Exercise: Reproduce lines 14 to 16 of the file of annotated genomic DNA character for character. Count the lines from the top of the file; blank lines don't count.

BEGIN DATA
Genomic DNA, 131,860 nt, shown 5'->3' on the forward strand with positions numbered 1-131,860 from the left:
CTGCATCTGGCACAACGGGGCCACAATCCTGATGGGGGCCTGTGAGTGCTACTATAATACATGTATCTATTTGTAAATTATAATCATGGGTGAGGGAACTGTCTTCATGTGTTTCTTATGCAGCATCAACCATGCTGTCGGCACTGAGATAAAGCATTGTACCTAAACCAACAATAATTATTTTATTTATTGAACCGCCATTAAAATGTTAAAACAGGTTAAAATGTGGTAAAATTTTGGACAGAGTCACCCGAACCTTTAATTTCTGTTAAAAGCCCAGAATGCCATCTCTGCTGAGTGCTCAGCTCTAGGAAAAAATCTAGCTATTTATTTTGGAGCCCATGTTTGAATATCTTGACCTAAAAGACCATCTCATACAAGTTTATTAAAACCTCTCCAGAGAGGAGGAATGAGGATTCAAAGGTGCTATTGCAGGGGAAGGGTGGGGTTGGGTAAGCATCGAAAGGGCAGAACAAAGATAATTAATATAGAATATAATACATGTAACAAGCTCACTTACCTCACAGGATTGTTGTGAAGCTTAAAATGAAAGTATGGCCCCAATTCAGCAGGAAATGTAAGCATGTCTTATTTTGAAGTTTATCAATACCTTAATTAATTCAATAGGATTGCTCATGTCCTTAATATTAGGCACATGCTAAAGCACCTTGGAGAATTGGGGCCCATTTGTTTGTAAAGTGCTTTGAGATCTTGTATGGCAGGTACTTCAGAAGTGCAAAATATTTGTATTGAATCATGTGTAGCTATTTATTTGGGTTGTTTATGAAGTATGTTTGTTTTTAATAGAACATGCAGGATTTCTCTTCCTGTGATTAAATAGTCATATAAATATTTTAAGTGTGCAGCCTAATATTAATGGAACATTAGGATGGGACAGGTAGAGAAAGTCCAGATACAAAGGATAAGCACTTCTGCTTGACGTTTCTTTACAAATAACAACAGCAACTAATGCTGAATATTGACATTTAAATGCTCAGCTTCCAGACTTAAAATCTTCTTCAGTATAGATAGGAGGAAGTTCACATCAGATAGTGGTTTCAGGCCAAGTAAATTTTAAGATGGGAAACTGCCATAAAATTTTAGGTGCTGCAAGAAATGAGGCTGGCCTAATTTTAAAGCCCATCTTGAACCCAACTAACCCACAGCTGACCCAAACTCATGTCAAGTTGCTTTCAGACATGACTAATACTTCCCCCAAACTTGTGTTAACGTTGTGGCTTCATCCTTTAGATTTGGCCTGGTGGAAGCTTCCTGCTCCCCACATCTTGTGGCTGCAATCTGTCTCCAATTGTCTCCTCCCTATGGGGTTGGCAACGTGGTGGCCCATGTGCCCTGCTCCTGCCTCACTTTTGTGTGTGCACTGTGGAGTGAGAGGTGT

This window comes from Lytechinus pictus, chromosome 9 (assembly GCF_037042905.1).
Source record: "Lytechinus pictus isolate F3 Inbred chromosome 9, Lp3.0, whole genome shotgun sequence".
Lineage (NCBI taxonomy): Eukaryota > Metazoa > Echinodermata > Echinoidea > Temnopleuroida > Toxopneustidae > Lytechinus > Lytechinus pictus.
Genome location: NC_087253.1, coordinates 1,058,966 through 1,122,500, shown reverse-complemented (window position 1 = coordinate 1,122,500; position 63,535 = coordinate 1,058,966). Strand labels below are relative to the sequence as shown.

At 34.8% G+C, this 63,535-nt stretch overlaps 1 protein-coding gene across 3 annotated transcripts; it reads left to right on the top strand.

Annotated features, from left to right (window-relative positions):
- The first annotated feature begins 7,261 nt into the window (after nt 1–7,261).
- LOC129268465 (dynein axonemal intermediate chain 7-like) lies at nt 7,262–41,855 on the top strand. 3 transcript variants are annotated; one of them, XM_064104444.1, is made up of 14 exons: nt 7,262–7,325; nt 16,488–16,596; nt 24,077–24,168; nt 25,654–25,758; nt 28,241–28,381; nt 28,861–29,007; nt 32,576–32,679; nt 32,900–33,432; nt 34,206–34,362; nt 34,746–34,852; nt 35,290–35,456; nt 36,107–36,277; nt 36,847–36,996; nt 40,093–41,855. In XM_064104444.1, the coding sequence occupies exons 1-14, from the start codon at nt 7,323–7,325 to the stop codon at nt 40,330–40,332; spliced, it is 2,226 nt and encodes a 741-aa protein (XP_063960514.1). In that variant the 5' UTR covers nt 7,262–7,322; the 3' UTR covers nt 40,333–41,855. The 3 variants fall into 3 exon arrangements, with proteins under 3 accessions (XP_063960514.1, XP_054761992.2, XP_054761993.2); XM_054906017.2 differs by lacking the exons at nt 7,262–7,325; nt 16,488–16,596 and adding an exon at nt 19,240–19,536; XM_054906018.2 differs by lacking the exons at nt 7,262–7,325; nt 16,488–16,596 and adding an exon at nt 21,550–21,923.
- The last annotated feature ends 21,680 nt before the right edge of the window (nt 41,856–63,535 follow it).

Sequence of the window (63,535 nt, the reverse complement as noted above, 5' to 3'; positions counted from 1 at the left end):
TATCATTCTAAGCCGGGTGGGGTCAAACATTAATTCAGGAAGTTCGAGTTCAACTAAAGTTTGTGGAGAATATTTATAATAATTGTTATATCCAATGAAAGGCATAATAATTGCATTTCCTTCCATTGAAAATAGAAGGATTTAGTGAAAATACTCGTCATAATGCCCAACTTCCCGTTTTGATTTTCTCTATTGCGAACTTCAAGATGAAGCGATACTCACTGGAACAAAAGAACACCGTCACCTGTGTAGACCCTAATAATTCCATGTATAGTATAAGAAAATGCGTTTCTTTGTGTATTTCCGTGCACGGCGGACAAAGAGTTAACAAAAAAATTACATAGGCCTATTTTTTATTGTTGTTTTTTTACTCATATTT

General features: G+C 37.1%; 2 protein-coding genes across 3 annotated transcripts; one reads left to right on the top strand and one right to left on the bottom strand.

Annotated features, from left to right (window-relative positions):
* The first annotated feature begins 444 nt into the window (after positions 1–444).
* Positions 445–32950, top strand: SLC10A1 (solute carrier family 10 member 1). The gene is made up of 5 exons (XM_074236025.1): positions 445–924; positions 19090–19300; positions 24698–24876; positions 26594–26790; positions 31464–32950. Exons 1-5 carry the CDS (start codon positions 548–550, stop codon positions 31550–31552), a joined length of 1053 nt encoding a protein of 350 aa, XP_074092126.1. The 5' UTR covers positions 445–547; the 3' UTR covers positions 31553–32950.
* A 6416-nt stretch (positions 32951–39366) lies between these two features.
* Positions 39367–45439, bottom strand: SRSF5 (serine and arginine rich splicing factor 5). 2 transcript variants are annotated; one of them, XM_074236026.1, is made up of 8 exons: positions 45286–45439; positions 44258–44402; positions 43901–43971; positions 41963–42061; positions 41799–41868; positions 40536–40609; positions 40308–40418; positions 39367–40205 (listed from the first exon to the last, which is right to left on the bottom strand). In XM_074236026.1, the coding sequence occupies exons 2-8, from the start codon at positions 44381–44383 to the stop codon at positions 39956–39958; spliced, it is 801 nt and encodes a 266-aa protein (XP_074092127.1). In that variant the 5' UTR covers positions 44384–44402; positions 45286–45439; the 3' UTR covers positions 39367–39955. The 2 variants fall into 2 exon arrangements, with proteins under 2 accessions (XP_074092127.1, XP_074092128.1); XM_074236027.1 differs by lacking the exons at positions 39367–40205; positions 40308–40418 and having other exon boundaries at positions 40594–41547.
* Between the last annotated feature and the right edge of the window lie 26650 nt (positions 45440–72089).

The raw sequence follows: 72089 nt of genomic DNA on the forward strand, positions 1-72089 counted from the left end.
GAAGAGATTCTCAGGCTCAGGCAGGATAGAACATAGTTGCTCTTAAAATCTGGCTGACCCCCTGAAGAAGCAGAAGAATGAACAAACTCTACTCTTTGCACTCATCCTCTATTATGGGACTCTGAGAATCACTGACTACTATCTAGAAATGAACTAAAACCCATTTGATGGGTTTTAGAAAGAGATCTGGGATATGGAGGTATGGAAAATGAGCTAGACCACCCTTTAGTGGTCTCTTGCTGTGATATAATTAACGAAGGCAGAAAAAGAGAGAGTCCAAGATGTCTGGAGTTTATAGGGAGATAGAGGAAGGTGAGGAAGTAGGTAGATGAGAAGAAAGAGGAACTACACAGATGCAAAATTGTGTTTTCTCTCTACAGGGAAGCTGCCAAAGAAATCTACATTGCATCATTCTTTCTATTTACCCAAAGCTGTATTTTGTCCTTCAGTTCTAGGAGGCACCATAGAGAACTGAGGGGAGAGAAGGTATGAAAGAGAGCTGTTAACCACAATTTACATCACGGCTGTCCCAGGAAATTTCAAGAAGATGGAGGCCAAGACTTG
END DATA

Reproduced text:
General features: G+C 37.1%; 2 protein-coding genes across 3 annotated transcripts; one reads left to right on the top strand and one right to left on the bottom strand.

Annotated features, from left to right (window-relative positions):
* The first annotated feature begins 444 nt into the window (after positions 1–444).